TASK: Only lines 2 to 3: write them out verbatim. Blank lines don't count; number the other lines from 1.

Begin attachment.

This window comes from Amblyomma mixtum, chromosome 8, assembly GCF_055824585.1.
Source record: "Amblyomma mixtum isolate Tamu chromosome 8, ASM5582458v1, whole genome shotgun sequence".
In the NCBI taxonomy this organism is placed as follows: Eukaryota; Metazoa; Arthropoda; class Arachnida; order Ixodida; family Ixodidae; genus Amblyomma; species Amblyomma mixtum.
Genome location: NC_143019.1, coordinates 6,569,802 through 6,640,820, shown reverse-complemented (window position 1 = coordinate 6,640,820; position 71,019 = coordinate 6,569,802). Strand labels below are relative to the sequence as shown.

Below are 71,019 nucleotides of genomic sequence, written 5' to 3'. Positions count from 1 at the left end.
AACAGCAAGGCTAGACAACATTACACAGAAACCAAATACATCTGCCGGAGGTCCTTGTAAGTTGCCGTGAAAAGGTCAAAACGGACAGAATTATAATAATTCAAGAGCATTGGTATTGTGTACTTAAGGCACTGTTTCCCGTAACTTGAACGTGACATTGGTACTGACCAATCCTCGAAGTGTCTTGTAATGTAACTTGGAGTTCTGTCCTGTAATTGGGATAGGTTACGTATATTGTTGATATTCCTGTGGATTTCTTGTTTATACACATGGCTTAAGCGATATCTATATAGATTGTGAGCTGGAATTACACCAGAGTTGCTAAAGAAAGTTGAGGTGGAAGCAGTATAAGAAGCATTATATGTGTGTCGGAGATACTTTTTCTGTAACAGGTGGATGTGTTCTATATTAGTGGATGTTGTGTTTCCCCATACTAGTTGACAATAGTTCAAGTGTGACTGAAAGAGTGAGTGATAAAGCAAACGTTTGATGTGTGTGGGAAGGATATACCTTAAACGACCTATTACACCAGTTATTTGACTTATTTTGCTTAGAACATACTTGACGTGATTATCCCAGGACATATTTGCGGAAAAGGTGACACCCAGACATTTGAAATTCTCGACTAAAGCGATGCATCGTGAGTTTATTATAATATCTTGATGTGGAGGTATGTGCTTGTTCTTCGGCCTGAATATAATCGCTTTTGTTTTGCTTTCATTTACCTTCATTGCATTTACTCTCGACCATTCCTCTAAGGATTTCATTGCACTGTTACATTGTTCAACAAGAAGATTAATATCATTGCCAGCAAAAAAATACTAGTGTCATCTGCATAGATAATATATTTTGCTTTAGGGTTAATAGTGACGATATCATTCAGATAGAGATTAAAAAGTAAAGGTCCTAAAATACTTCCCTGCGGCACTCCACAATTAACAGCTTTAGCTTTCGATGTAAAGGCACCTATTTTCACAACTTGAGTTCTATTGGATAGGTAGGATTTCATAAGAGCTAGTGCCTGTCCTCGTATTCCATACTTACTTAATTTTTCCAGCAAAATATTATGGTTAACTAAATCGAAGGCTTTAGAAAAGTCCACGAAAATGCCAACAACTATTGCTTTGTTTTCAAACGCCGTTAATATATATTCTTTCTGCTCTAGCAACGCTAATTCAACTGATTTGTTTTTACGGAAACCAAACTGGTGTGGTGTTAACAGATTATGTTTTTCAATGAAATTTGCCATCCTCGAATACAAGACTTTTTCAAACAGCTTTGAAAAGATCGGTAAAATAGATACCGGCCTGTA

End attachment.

Source record: "Amblyomma mixtum isolate Tamu chromosome 8, ASM5582458v1, whole genome shotgun sequence".
In the NCBI taxonomy this organism is placed as follows: Eukaryota; Metazoa; Arthropoda; class Arachnida; order Ixodida; family Ixodidae; genus Amblyomma; species Amblyomma mixtum.